Tuesday, October 13, 2015

Why demographics may drive business owners to sell: Re-evaluating your transition and exit

[Editor's comment: Many business owners and CEOs have been delaying the process of preparing to sell... thinking that it is some point off in the distant future.  It has occurred to me that perhaps the actual best time to sell might be a lot closer than they think and may be more dependent on demographics than economics.  - DPM]

Have the markets for transitioning your business fundamentally changed? In the early 2000's there was a robust market for selling businesses.  The economy was strong, the market was flush with private equity, and the opportunities to grow businesses seemed endless. Then came the great recession of 2008 - 2012.  Was this recession a blip? Will we be soon returning to robust economic times over the next few years? Many will be hopeful leading up to the 2016 presidential election cycle. Regardless of your political leaning, there may be forces at work that neither candidate could overcome.

Demographics have a profound impact on business cycles. Twenty years ago, I attended a conference with the keynote address given by noted demographer, Harry Dent, who forecast several major economic cycles over the past several decades including the early 1980's and the current recession starting in late 2007. Dent's basic premise is that business cycles and opportunities are driven by demographic-based economics. Since 70% of the economy depends on consumer spending, he reasons, tracking consumer spending volume is a key driver. Spending habits, life decisions, etc. are driven by significant demographic changes. If you follow the bulge of baby boomers through the lifecycle, the last of the baby boomers reached age 50 in 2015 - a time in life that starts a decline in overall family spending.

See the graph below which shows peak U.S. family spending. While it shows a slight spike, coincidentally in the 2016 election year, Dent shows that the next decade will decline, bottoming in 2023.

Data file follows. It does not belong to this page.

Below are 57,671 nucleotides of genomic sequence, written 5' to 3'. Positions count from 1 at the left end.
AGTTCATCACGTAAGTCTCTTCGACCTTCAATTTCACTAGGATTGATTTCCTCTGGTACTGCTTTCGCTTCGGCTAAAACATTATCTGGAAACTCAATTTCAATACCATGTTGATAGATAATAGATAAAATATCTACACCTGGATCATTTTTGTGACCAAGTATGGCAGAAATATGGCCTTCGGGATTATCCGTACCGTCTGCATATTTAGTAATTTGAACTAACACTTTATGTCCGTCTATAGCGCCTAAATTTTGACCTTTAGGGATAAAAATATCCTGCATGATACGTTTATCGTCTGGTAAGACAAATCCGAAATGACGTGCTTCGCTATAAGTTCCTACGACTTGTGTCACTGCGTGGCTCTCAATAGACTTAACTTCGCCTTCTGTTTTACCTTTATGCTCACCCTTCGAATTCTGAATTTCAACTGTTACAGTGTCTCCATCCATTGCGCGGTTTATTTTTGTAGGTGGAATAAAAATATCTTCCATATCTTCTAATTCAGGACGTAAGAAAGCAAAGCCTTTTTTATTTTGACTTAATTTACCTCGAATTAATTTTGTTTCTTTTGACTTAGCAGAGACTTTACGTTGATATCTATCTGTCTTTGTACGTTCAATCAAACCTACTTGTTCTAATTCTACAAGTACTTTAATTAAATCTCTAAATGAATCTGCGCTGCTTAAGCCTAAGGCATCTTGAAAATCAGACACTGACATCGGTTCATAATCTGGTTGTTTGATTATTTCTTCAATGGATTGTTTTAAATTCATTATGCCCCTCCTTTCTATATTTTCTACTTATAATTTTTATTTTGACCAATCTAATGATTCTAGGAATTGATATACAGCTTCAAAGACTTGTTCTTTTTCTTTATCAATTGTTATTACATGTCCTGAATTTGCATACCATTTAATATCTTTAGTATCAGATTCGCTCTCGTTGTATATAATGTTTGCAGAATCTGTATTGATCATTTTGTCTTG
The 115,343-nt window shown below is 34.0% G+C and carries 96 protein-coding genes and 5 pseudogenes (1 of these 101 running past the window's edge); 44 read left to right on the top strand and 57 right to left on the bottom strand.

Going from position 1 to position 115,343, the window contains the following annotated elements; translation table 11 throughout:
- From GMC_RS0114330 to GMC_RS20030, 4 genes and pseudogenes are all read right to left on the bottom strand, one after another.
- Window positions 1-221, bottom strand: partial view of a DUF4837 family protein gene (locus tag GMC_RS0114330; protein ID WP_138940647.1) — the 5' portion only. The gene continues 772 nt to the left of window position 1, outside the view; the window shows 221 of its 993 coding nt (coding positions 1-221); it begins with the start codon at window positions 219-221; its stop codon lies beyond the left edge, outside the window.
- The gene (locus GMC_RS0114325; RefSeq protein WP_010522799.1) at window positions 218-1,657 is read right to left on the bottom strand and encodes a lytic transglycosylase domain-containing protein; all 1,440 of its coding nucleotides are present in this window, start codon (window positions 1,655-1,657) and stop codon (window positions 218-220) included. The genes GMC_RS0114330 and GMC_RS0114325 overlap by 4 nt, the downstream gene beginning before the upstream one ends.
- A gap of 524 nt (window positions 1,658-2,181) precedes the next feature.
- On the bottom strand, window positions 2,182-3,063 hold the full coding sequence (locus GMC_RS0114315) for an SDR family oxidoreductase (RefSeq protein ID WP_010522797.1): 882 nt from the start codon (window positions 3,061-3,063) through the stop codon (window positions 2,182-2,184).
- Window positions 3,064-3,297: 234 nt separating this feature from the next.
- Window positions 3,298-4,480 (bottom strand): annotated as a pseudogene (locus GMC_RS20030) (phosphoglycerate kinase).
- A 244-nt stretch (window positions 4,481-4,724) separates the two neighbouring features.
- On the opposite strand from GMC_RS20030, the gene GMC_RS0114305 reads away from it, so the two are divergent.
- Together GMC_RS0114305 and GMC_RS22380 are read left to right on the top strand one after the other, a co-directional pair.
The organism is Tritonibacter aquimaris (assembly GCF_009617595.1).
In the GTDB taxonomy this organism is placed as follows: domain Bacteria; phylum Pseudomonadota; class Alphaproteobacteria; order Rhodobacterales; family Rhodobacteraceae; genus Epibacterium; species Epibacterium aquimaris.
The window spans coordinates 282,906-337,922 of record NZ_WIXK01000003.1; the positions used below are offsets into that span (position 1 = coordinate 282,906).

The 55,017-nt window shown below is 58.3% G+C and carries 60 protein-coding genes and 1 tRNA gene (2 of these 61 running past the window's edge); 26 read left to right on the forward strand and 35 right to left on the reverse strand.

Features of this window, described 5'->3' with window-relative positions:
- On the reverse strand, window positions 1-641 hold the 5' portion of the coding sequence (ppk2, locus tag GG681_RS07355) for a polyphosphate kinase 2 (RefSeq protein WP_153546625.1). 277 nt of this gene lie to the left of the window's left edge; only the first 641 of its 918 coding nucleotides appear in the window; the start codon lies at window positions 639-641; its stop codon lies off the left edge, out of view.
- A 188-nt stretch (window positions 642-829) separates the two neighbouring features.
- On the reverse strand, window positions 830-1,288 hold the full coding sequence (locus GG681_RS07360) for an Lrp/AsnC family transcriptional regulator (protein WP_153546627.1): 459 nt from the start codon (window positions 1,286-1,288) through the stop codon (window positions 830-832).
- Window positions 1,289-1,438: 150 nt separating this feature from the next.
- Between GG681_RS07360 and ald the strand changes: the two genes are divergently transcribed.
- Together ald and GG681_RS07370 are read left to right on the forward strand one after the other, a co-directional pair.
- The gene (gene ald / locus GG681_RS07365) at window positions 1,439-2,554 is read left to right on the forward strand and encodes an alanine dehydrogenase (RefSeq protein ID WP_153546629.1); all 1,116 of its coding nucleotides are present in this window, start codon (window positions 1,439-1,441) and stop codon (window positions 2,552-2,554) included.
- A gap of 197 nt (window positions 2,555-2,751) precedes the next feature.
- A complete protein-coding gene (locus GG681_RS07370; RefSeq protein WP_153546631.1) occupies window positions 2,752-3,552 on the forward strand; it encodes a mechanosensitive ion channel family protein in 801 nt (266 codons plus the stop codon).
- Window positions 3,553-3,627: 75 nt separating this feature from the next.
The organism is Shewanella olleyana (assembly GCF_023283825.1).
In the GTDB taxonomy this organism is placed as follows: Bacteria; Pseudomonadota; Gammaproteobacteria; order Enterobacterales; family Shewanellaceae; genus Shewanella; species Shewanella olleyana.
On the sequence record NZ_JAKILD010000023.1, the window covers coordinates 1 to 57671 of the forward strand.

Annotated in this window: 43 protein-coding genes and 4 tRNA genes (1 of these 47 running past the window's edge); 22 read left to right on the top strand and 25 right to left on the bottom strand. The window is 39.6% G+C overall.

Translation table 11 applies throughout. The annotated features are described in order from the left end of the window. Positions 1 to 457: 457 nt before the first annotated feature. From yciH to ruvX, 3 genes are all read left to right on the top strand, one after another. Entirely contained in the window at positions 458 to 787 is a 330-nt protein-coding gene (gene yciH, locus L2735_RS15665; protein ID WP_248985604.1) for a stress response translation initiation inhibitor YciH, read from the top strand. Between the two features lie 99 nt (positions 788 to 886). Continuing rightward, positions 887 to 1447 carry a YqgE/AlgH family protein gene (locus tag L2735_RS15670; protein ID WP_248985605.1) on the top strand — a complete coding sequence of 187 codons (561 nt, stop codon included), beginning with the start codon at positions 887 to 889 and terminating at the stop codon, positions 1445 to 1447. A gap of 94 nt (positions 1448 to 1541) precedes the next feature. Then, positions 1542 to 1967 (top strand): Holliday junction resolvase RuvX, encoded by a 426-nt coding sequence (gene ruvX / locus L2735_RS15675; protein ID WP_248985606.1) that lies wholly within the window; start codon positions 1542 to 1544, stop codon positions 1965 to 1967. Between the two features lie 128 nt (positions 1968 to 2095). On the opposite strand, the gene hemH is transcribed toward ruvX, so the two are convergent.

Demographic spending patterns may indicate 8-10 more years of decline. Whether or not you believe Harry Dent's many other conclusions, it is interesting to note that in recent years economists have become focused on economic trends caused by demographic extremes. Declining birth rates and aging populations in Europe and Japan foretell long-term economic decline. Issues with a dramatic imbalance of males and females in China due to the 1-child rule (mostly male) are causing predictions of a serious aging population within the next 20-30 years, etc. The truth is, politics and policy aside, that the next decade could continue to be one of decline in the U.S. until the spending impact of the echo baby boomer generation (2024 -2050) takes effect.

Baby Boomer Business Transition Bubble.  The number of baby-boomers who own businesses who are at (or approaching) retirement age who need to sell to provide liquidity for retirement is at an all-time high. Consider this - in 2001 the number of business owners with businesses between 5 and 500 employees that needed to sell was 50,000. That number reached 350,000 by 2006 and 750,000 by 2008-10. There were relatively few sales in 2008-2012. Today, with that four year pent up supply of sellers, the number is estimated to be between 1.2 to 1.5 million.

What does all that mean to you, as a business owner? If you are in your forties or early fifties with many work years ahead of you, your business is performing well, and are in an industry with strong growth, you should focus on strategies that will help you continue to grow and expand. However,  if there is little growth in your industry, or if your industry depends on robust overall economic growth, perhaps now is the time to prepare to exit.  In these situations, it is possible that the value of your business may not be higher in 5-10 years - it may actually deteriorate.

If a business owner is in his/her mid-fifties to mid-sixties and the business has strong EBITDA over the past 12 months, consider planning to exit as soon as your company can be prepared. As we have outlined in other articles, it may take 12 -30 months to prepare and execute a sales transaction. Investment bankers, report that companies in this situation are commanding valuation multiples at near-record levels and are in high demand. So you could take some chips of the table.

Knowing when to harvest your business may be your most important decision  
If you would like to have a no-obligation conversation about building value in your business and evaluating the optimal path and timetable for a successful transition and/ or exit, please contact us at Mead Consulting Group. Our senior consultants have been involved with helping dozens of business owners maximize value as well as having the experience of previously navigating their own businesses through successful exits.  www.meadconsultinggroup.com

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